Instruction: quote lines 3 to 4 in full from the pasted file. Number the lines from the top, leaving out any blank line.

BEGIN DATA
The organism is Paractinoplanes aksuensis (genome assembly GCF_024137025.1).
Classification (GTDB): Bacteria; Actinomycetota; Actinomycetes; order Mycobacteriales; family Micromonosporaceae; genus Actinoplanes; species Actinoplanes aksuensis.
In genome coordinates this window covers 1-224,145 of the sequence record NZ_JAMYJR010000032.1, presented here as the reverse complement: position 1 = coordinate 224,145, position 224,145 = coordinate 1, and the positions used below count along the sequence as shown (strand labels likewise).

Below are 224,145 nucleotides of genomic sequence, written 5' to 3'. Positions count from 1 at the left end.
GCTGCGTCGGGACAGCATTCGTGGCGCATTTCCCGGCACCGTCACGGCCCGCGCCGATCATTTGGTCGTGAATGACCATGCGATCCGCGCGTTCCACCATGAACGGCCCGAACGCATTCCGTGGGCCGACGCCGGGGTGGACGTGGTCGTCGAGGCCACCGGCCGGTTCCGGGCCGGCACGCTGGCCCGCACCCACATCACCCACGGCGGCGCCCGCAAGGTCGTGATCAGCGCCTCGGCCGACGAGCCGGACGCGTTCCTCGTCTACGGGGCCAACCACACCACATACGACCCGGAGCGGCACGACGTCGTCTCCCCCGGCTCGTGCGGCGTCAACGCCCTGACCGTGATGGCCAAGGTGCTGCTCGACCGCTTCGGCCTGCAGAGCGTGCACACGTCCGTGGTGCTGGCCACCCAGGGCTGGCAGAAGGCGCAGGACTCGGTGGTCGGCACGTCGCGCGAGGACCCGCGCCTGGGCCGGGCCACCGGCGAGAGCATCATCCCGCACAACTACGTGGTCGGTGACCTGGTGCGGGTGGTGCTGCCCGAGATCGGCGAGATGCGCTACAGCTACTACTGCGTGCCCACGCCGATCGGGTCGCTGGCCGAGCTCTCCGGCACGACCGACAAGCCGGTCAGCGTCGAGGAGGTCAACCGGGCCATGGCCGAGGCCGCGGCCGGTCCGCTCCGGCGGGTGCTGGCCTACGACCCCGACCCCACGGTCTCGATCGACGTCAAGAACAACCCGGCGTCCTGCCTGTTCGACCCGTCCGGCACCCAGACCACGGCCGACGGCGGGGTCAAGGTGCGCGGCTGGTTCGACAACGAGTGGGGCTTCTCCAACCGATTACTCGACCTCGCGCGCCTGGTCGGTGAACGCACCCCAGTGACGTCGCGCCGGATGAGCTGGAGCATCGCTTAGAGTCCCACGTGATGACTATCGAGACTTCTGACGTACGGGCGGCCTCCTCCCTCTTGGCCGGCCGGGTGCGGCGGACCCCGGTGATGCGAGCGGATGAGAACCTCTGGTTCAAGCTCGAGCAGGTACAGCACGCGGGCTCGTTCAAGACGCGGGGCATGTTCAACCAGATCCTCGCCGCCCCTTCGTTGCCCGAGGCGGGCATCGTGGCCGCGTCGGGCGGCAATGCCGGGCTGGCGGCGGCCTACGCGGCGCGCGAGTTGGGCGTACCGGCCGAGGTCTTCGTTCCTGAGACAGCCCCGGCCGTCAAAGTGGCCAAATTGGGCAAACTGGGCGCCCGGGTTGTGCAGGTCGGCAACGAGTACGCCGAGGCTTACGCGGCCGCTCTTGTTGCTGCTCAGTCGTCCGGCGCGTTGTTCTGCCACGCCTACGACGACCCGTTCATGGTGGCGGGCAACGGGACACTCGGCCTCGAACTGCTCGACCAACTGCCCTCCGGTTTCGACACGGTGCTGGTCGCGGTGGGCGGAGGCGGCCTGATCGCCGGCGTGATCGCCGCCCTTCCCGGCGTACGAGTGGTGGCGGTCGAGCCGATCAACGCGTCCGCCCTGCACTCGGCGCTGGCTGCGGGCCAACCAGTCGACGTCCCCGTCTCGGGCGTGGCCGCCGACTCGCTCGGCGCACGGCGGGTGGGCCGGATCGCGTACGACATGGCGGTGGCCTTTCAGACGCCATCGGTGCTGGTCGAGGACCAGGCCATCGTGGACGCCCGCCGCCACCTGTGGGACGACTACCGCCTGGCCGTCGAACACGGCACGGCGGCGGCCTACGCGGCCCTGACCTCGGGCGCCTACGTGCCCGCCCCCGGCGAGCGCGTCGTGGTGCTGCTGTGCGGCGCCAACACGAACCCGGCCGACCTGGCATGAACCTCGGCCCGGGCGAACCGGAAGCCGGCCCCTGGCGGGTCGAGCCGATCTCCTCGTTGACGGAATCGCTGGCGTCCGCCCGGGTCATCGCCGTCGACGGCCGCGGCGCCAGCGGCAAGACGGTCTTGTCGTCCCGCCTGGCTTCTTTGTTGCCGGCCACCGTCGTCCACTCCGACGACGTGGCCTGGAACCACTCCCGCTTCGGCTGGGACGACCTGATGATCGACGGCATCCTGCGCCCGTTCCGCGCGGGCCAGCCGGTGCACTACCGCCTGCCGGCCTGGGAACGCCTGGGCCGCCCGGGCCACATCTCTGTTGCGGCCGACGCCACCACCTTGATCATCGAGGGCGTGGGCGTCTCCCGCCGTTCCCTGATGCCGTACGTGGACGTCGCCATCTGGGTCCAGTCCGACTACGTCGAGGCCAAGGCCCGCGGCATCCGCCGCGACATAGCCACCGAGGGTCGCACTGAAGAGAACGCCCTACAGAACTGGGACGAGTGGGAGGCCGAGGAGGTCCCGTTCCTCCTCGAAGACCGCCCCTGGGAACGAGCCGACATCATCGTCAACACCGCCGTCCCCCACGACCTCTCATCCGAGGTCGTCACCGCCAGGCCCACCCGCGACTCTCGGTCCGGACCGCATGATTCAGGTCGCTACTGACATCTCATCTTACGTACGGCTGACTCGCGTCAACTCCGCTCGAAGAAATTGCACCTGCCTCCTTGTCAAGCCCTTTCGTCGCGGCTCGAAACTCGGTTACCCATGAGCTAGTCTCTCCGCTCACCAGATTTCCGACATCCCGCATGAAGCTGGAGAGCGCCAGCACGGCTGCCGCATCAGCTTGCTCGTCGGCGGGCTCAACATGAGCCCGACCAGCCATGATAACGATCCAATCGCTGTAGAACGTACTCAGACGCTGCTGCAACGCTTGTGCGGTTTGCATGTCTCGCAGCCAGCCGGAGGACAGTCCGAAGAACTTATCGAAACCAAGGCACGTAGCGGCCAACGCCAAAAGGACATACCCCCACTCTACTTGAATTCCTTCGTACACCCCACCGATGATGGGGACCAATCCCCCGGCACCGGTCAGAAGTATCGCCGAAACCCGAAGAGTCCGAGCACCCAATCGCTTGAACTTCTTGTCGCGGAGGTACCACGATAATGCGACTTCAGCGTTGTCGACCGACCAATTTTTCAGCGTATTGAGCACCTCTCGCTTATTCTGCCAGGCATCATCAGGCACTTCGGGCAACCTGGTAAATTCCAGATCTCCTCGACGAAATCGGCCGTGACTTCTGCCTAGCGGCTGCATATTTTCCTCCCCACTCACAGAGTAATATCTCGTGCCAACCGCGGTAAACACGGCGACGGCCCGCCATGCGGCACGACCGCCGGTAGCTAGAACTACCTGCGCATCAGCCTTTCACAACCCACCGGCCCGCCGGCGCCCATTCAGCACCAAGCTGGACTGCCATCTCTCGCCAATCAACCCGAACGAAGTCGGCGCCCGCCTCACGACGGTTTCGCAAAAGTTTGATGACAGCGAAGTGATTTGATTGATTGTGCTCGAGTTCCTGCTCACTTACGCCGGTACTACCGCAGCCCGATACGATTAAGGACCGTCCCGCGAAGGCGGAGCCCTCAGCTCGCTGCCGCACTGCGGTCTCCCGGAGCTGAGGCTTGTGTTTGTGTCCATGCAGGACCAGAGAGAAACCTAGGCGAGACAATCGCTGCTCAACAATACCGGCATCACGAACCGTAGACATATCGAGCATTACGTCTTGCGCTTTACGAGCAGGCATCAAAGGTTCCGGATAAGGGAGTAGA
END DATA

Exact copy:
In genome coordinates this window covers 1-224,145 of the sequence record NZ_JAMYJR010000032.1, presented here as the reverse complement: position 1 = coordinate 224,145, position 224,145 = coordinate 1, and the positions used below count along the sequence as shown (strand labels likewise).

Below are 224,145 nucleotides of genomic sequence, written 5' to 3'. Positions count from 1 at the left end.